Only a few generations ago, moms talked about school like it was another planet, their only bridge to it being the messages brought back by their kids. “Who are your teachers? Is the principal nice? You know the way to remember how to spell ‘principal’ is that she is your PAL!”
Today, parents are not only welcomed into schools but are also given opportunities to shape policy and curricula. Yet many don’t appreciate how what they do at home makes a world of difference when their little ones head to school.
Active Parenting’s Educational Benefits
If you haven’t already, it’s time to break down the silos between home and classroom life — the two worlds are intricately intertwined. For instance, kids whose parents are engaged with their learning to have fewer absences than their peers. And a research study that followed 200 boys in the Middle East found that those with involved parents earned more impressive grades.
Of course, this doesn’t give moms carte blanche to hover. Parents who cut their middle schoolers’ food or argue with teachers about grades don’t produce shrewd, adaptable young adults. Instead, they foster grown babies who can’t do laundry, aren’t able to accept responsibility, and rely on others to keep them organized.
Every mom’s goal, therefore, should be to concentrate on making a positive impact without impeding natural cognitive and social development. With another school year approaching, now is the time to take steps that will set your kids up for educational achievement.
1. Ease into back-to-school transitions
Even children who adore school can experience tension in August and September. Be understanding, and help them get back into a routine before the big day. For example, give elementary-age kiddos a countdown so they feel less thrust into the change. When school starts, listen to what they say and encourage them to share their feelings.
Older students may be reluctant to talk about their experiences, but it’s important that they know they can talk to you about anything, even bad grades. State your confidence in their abilities, but try not to set unrealistic expectations that they probably can’t meet without excessive stress.
2. Get into a reading habit
Remember all the reading you were assigned in school? Your child will get similar levels of homework, so encourage a love of the endeavor. A study published in the Journal of Developmental & Behavioral Pediatrics showed that parents who read with their toddlers adopted more caring parenting methods later, showcasing the bond that comes from sharing stories and building brainpower.
Even if your kids can sound out sentences on their own, consider reading aloud with them for at least 15 minutes a day. Fewer than a third of parents give even that much attention to the daily act of reading aloud. Have a teenager on your hands? See whether he or she would be interested in reading the same book as you and then discussing chapters together. It could become your own private book club.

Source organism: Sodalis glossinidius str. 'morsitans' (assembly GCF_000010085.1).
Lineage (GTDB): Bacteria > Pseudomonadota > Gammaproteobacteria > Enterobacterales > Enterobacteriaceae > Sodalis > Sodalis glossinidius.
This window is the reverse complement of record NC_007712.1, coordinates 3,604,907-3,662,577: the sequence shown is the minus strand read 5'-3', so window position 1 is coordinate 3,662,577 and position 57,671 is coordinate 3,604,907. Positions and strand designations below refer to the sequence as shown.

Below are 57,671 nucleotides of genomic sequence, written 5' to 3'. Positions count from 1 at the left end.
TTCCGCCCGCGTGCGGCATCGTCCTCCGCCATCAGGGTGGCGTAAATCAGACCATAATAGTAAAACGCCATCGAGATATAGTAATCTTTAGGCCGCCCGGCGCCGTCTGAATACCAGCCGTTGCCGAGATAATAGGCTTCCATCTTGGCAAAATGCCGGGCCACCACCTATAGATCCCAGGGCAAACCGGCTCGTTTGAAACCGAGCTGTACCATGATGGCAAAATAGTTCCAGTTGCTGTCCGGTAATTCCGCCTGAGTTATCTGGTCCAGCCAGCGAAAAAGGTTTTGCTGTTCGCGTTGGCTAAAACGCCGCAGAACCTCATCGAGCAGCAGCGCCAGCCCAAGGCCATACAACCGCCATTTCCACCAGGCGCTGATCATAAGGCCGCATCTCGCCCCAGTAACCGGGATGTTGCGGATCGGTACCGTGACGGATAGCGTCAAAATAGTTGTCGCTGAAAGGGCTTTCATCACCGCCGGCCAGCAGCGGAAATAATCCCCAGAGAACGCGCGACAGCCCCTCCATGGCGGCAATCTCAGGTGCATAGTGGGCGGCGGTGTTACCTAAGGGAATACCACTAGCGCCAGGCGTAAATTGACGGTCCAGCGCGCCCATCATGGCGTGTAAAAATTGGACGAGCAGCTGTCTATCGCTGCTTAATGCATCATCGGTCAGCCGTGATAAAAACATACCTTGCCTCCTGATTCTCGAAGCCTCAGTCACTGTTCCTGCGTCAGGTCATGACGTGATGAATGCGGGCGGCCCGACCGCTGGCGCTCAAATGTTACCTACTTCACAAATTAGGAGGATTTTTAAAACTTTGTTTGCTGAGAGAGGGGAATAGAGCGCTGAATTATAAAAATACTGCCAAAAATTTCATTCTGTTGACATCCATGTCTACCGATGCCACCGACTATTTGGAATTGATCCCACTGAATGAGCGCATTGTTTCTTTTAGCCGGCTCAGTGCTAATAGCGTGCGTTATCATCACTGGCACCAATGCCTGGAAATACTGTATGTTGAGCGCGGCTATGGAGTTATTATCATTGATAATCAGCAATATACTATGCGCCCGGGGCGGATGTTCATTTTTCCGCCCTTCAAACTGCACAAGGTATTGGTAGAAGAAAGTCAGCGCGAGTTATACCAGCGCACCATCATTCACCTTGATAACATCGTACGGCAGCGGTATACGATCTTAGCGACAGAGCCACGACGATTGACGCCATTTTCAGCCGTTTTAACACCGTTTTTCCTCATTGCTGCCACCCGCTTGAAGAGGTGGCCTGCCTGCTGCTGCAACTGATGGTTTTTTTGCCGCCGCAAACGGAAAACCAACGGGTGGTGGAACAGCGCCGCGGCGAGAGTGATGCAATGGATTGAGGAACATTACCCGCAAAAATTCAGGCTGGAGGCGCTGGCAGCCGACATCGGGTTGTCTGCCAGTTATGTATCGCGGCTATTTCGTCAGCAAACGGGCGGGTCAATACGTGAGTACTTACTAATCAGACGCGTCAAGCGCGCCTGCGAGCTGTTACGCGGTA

3. Get real about food choices
It’s tough enough to pay attention all day. Add unhealthy food to the mix, and there are serious educational ramifications. Instead of allowing your kids to continue their Twinkie-and-hot dog lunch obsession, open their eyes to the bounty of real, natural food on the market. Even picky eaters can bring better lunches featuring more nutritious items. Despite national programs like the Healthy Hunger-Free Kids Act, many school cafeteria offerings are still less than wholesome, and you know kids will grab the tater tots instead of the fruit.
An easy way to start swapping bad for better is to replace products made with processed and artificial sugars with the real deal. According to Info.Naturenates.com, processed sugars make up at least 25% of daily calories for one of every 10 Americans, according to Nature Nate’s Honey Co. This contributes to heart disease, obesity, and Type 2 diabetes, and it’s not conducive to learning, either. Substitute bananas for Butterfingers, and the teacher may even send you a thank-you note.
4. Turn off tech
Screaming about screen time? You’re not alone. Common Sense Media’s research shows that 66% of parents feel their kids spend too much time immersed in tech devices. Not only can this lead them to miss out on stuff happening around them, but many become anxious for social validation or just plain sleepy after staying up too late online. Both outcomes are bad for learning.
Of course, your children will have to learn how to handle the responsibility of technology. Consequently, you probably won’t want to take away preteens’ and teens’ phones and tablets entirely. However, you can restrict their use. Help your kids learn how to police themselves, even if it starts what feels to you like World War III. They won’t like it, but having one fewer distraction means one fewer reason not to do homework or hit the sack.
5. Help them discover their voice
You can’t always be around, especially when your child is at school. Situations will continuously arise between kids and their friends, frenemies, teachers, and coaches. You want them to learn how to advocate for themselves; that’s why every kid needs to find — and feel comfortable using — his or her voice.
The best way to promote self-reliance is to avoid stepping in right away. At home, allow your kids to explore communication techniques, giving advice when necessary and letting them make minor mistakes. When they come home telling tales of fights at school, ask them how they handled the conflict or how they thought it should’ve been handled. Be forewarned: You will feel uncomfortable, particularly if you’ve always swooped in, mama bird-style. But it’s good for both of you.
School is your kid’s job. Establishing smart habits at home that your children can use in the “workplace” will help them reach their highest goals — and make all of you feel more confident.